Here are a few ways you can waterproof your work boots DIY style:
Make sure your work boots are clean first. Dirt and grime can prevent the waterproofing process from thoroughly coating your work boot.
Option 1: Use a waterproofing spray
Hold the spray can about six inches away from the boot and apply a thin coat. Some types of sprays require a second coating, so make sure to read the instructions first.
Fun fact: you can use good ol’ WD40 to waterproof your work boots, but only use it for dark-colored leather since it will leave dark stains on light-colored leather. It’s not ideal but many of us in construction do it.
Option 2: Use wax (for leather and suede)
Warm-up wax with a hairdryer and apply it to your work boots with a clean cloth. Remove excess wax and buff your boot to shine.
Option 3: Use mink oil
I’ve used mink oil for most of my work boots, especially leather ones.
Mink oil (liquid, paste, or spray) is not good only for protecting the leather and extending the life of your boot but it can do a good job when it comes to repelling the water from your boot.
The most effective product was the mink paste. I guess is because it’s thicker and not only penetrates the leather very deep but also creates a good barrier on the top of the leather.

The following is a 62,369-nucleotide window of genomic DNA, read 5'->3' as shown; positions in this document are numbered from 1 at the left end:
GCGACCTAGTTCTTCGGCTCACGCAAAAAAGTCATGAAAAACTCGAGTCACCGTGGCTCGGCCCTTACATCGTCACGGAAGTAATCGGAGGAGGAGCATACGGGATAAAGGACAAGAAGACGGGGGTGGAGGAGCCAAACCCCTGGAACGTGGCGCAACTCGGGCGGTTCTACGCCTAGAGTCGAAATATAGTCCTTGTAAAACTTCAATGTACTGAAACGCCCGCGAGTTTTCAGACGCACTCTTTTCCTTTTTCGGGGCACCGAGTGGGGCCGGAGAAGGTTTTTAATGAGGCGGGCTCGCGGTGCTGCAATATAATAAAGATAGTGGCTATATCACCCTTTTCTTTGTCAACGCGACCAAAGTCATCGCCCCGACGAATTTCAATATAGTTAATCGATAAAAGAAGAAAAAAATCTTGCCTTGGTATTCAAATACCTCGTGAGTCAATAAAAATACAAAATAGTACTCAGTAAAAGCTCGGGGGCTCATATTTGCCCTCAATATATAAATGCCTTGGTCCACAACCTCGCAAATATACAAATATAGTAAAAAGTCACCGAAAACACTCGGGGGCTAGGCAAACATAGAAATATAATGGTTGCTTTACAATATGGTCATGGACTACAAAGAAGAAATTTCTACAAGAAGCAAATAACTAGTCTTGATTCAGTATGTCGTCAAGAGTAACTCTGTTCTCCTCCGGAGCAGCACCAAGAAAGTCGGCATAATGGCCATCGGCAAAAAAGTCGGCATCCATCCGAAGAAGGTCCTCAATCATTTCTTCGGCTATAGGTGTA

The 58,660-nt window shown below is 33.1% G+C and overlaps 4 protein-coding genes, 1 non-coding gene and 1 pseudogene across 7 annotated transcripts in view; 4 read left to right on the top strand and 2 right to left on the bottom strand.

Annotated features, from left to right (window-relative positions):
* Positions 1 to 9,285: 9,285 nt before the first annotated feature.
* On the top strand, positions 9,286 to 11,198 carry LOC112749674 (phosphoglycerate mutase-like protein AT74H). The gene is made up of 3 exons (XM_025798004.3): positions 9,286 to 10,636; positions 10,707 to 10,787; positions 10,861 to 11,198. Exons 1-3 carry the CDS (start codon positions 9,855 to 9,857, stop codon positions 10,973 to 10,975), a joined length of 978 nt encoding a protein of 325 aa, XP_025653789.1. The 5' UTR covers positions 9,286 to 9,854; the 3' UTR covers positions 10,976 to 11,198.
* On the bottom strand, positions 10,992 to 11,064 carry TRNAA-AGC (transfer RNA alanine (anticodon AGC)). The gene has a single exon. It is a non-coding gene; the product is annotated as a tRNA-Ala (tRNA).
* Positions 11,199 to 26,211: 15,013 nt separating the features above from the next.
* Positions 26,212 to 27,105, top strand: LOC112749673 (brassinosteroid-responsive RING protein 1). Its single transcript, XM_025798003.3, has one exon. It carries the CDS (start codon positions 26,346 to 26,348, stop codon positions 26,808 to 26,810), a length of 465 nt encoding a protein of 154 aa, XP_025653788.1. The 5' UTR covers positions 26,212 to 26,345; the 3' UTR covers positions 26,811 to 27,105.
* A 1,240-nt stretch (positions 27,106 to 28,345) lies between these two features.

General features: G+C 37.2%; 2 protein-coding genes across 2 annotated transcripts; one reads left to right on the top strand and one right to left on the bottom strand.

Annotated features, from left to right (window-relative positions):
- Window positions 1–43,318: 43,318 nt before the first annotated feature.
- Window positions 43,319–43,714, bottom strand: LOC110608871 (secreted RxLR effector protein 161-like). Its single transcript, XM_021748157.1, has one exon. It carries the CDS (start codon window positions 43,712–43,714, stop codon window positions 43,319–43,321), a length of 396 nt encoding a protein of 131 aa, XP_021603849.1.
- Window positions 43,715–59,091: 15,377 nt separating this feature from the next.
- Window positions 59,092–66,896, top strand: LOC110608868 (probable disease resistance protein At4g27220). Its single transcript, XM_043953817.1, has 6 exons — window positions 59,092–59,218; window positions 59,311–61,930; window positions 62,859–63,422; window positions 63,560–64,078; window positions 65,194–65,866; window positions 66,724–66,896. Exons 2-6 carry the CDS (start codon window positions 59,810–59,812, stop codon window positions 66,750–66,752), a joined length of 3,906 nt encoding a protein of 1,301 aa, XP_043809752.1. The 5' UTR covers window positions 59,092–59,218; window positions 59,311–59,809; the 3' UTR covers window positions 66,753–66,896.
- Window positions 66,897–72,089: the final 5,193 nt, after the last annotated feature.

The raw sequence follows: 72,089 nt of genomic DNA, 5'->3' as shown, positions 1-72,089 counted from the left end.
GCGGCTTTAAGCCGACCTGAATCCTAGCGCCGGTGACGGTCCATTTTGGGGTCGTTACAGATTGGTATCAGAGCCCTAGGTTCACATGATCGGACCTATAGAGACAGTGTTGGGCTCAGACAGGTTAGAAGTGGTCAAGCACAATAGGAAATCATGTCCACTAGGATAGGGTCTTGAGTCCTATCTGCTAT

Option 4: Use cream (for leather)
Use the applicator that comes with the cream or a clean cloth, rub the cream on the entire boot to get absorbed by the leather’s fibers.
With all these options, you might notice that your work boots will become slightly darker, so it’s always best to read the instructions of each product thoroughly to know what to expect and prevent any damage or discoloration to your footwear.
Once you’re done waterproofing your work boot, you’ll want to let your work boot dry completely.
Under no circumstances should you use artificial heat; leave them to dry at room temperature. Otherwise, you might cause the glue of your work boots to melt or loosen up, or worse yet, make the leather dry and crack.
What work boots are 100% waterproof?
This is where you need to be extra careful since many work boots claim to be 100% waterproof, but in fact, they’re only waterproof in a specific area such as the upper or outsole. Or in most cases, just water-resistant or water repellent.
The trick to finding fully waterproof work boots is to go through the description of each model to see if it specifies if it’s fully waterproof.